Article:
- Discussing the advisability of pet ownership. Is the whole family ready to take responsibility for an animal in the house? There will be sacrifices like where you go on holidays, keeping floors tidy, committing to daily exercise, grooming, allergies etc.
- Considering the needs of other pets.
- Selecting a suitable species. Is your lifestyle suitable for the pet you want? Dogs especially are social animals who will need more time than some families can give.
- Choosing the right breed. Breeds aren’t 100% predictable, but you should try to select the characteristics that best suit your family. Click here for 20 good dog breeds for kids.
- Do you buy a pet from a breeder, or adopt from a shelter? I’ve done both at different stages of my life.
- Finding a breeder or shelter. The RSPCA knowledgebase has resources to help.
- Setting up and pet-proofing the house and yard.
- Waiting for the birth or checking the shelter.
- Choosing the pet.
- Educating the children on how to behave around their new pet.
You can’t hurry
The process of deciding on a pet is a long and happy one. If someone wants a pet, they either need to tell you a long time before Christmas, or be prepared to wait.
One thing is certain, a pet as a Christmas present should never be given on Christmas day. You may nominate the new puppy or kitten as a Christmas present, but they should get at least a week to settle in before the 25th of December.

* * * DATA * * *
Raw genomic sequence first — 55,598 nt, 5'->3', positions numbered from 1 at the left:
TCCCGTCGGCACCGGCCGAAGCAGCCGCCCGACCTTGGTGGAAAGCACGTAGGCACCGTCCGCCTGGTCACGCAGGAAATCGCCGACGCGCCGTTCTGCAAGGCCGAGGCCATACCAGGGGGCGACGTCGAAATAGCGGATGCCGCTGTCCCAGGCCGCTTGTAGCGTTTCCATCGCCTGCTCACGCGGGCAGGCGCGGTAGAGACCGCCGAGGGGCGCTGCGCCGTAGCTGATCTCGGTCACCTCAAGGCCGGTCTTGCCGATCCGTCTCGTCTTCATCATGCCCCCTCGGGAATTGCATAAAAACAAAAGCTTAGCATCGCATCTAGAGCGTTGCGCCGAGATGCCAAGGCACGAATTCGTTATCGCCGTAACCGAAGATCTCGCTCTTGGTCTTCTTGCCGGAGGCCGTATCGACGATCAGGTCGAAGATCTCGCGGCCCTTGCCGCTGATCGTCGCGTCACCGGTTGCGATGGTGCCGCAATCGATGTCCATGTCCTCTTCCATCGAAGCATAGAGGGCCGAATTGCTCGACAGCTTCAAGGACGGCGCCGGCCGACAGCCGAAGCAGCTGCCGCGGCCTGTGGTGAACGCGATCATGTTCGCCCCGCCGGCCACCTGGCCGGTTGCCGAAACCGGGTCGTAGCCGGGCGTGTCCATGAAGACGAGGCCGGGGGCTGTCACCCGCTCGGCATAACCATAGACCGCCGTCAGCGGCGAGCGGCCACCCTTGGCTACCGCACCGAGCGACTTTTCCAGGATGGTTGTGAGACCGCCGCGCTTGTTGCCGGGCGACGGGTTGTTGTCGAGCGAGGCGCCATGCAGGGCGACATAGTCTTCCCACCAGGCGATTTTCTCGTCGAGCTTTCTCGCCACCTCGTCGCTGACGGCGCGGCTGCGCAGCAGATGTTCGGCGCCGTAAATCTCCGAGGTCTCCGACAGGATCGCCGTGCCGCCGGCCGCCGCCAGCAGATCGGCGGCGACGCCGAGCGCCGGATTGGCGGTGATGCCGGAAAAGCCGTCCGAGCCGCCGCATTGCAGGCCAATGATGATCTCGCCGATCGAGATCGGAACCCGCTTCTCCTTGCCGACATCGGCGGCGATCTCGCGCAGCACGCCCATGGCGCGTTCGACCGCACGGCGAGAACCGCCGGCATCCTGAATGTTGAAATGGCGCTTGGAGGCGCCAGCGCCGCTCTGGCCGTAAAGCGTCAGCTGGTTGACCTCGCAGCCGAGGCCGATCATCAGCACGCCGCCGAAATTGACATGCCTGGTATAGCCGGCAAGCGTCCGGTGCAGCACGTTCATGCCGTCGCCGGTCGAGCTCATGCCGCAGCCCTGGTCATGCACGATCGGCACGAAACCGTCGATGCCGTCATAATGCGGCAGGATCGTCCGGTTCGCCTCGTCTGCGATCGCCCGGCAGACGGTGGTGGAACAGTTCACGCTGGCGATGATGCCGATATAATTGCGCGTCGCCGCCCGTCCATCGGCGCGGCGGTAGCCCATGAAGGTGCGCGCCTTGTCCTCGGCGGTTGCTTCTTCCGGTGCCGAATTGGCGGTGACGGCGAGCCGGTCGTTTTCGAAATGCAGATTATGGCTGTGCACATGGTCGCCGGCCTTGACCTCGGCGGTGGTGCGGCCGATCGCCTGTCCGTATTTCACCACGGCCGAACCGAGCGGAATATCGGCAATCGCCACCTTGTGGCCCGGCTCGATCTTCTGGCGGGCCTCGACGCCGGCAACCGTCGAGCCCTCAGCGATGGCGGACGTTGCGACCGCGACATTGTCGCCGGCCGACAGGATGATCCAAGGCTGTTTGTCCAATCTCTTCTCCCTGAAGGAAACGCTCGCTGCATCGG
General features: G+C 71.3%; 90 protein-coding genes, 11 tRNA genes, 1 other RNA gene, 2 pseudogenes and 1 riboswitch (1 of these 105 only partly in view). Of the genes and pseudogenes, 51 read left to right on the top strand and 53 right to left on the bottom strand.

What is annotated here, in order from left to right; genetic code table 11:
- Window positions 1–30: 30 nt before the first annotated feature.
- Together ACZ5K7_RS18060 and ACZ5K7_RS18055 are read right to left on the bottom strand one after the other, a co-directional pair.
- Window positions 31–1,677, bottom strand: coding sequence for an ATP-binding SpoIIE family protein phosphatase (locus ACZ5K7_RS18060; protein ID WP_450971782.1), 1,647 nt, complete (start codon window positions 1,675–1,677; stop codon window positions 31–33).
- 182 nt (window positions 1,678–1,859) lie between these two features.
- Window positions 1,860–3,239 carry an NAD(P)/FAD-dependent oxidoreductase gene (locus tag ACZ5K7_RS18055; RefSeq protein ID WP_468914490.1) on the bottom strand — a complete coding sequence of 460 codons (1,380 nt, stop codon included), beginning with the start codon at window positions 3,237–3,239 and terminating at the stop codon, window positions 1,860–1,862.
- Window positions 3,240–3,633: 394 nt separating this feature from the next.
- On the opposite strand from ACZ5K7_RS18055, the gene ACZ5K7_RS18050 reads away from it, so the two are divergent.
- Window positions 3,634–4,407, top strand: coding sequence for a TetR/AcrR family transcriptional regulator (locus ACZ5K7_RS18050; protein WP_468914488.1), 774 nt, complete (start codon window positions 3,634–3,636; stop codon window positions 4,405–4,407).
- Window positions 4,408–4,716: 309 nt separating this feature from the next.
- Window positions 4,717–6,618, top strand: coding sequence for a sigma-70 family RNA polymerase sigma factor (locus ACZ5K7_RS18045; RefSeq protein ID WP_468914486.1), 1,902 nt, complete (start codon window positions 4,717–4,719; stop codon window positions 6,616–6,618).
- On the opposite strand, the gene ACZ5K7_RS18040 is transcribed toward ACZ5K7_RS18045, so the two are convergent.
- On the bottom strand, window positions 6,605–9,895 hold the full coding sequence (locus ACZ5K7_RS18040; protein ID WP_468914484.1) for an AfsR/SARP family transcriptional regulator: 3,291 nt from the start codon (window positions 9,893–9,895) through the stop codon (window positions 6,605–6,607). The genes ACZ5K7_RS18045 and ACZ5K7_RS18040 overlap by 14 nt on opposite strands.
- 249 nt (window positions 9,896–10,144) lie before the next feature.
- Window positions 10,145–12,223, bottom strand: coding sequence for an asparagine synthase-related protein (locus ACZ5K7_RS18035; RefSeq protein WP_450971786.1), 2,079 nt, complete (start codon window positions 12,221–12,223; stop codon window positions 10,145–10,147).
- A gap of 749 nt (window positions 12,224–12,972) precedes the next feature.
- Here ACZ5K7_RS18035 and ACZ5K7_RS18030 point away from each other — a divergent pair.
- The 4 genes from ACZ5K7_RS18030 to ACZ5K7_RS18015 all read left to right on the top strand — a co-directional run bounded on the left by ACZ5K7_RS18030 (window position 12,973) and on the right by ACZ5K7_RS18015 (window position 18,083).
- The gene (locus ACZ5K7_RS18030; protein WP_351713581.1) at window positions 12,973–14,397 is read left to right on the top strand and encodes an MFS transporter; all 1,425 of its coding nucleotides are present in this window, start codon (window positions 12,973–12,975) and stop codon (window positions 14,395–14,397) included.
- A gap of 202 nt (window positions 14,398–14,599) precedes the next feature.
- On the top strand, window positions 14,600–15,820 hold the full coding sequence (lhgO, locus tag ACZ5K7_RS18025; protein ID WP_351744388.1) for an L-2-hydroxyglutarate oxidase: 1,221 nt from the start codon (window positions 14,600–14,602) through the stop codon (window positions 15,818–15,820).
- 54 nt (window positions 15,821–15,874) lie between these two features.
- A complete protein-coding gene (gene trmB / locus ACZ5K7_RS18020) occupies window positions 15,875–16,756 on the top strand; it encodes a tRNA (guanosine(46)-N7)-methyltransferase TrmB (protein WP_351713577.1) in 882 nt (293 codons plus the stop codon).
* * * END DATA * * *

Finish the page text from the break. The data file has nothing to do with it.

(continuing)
If you have crate trained your puppy or have a rabbit or kitten house, they will have somewhere safe they can be on the day. They will also be over the stressful settling-in period, when they need gentle, patient care.
Be prepared to wait. If the decision is made only a few weeks before Christmas, it’s very unlikely the right pet will be available for you in time. That’s OK. How fun could Christmas be if the kids open presents only to find one is a puppy bed, or a rabbit lead, or a kitten toy, and finally they open a card with a letter and photos from the breeder, or even just a voucher from you. As a parent, I can picture the excitement as they realise what all these things mean; anticipation can be as much fun as getting.
Someone takes full responsibility
Pets who start out as gifts can end up in the gap between the giver and the receiver with neither assuming full responsibility. If you give a pet, that animal needs a guarantee from you that you will always be there for them. That’s why you should only give a pet to a close family member who lives in the same house.
With any luck the new owner will be a responsible owner, but until then, you are the one who manages:
- housing, bedding and toys
- vet visits and vaccinations
- bathing and parasite control
- house rules
You may always need to do these things. That’s the risk you take.
So, can you give a pet for Christmas AND for life?
Yes you can.
You’ve just got to take it as seriously as you should any time you want a new pet.
Thanks to Moggles for her always photogenic self.
By Andrew Spanner BVSc(Hons) MVetStud, a vet in Adelaide, Australia. These blogs are from a series regularly posted on Facebook and Twitter. We do not accept payments or incentives in return for stories. Like or follow our page or subscribe via email to read the latest.